OKLAHOMA CITY (AP) -- Bombing conspirator Terry Nichols is back in court to learn whether a judge will grant his motion to dismiss state murder charges for the Oklahoma City bombing.
The motion was one of several that Associate District Judge Robert M. Murphy Jr. was scheduled to decide Thursday during a day long hearing that will resolve several legal issues prior to Nichols' Aug. 7 preliminary hearing.
Before the start of the opening hearing, the judge convened a closed hearing at the request of Nichols' attorney Brian Hermanson. The subject of the closed hearing wasn't disclosed, but in the past closed hearings have involved grand jury testimony.
Murphy, of Stillwater, was appointed to decide whether Nichols should go to trial on 163 charges, including 160 counts of first-degree murder, for the April 19, 1995, bombing of the Alfred P. Murrah Federal Building.
Among other things, Hermanson has argued that the murder charges violate Nichols' constitutional guarantee against double jeopardy, or being tried twice for the same offense. Nichols, 45, also claims that the double jeopardy guarantee prohibits Oklahoma County District Attorney Bob Macy from seeking the death penalty.
Nichols' motion argued it is unconstitutional to try him in Oklahoma because he has already been tried and convicted in federal court on bombing-related charges.
Macy claims he can prosecute Nichols because the federal and state judicial systems are separate. He said the state charges distinguish the case from Nichols' federal trial, where he was accused of the deaths of eight federal agents killed in the bombing.
The blast resulted in 168 deaths. The 160 state murder counts do not include the eight federal officers. Defense attorneys also claim that publicity about the bombingand Nichols' federal conviction make it impossible for him toreceive a fair trial in Oklahoma.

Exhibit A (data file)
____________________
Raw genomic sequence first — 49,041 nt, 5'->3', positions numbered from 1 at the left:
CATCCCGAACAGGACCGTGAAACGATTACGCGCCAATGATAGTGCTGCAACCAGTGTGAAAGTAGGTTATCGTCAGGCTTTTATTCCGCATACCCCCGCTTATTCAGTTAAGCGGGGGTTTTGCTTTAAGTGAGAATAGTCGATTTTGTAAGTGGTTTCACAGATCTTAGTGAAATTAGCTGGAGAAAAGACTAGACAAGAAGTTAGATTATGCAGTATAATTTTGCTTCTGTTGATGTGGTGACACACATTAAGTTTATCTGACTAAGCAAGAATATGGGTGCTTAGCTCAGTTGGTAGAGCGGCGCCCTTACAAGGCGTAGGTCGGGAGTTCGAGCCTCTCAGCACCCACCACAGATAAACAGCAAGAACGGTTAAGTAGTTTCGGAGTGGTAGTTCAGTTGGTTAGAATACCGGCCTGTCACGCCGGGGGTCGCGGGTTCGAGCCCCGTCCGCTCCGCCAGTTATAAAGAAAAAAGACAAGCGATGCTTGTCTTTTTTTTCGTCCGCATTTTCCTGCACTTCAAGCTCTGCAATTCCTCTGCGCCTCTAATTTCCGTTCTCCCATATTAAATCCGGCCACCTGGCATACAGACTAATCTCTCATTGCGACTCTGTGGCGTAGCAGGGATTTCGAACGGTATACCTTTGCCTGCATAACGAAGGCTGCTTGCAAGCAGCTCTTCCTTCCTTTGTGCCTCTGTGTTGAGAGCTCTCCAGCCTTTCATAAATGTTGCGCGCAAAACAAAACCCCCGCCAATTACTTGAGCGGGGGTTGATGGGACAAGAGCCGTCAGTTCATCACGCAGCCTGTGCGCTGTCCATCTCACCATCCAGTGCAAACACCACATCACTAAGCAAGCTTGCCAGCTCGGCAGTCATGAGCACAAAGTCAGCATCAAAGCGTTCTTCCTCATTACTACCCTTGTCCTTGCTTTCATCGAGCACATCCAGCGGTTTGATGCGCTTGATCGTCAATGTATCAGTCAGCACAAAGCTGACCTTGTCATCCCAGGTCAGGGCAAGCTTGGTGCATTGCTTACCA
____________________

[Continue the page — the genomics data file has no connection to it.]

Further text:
"Given the volume and nature of the publicity generated by this case, Terry Nichols will not be presumed innocent by Oklahoma jurors," the motion says.
Prosecutors said the motion is premature because Nichols has not been ordered to stand trial.
Nichols was found guilty of eight counts of involuntary manslaughter and one count of conspiracy to use a weapon of mass destruction following a federal trial in Denver. He was brought to Oklahoma City on Jan. 31 from Colorado, where he was serving a life prison sentence.
Nichols was found innocent of use of a weapon of mass destruction, destruction by explosive and eight counts of first-and second-degree murder.
Nichols' co-defendant, Timothy McVeigh, was convicted on federal murder charges and sentenced to death. State charges have not been filed against McVeigh.
Prosecutors have urged Murphy to dismiss other defense motions alleging that Nichols cannot be tried on certain state charges for lack of jurisdiction and because the time limit for prosecution has expired.
In addition to the murder charges, Nichols faces one count of first-degree manslaughter for the death of an unborn child whose mother was killed, one count of conspiracy to commit murder and one count of aiding and counseling in the placing of a substance or bomb near a public building.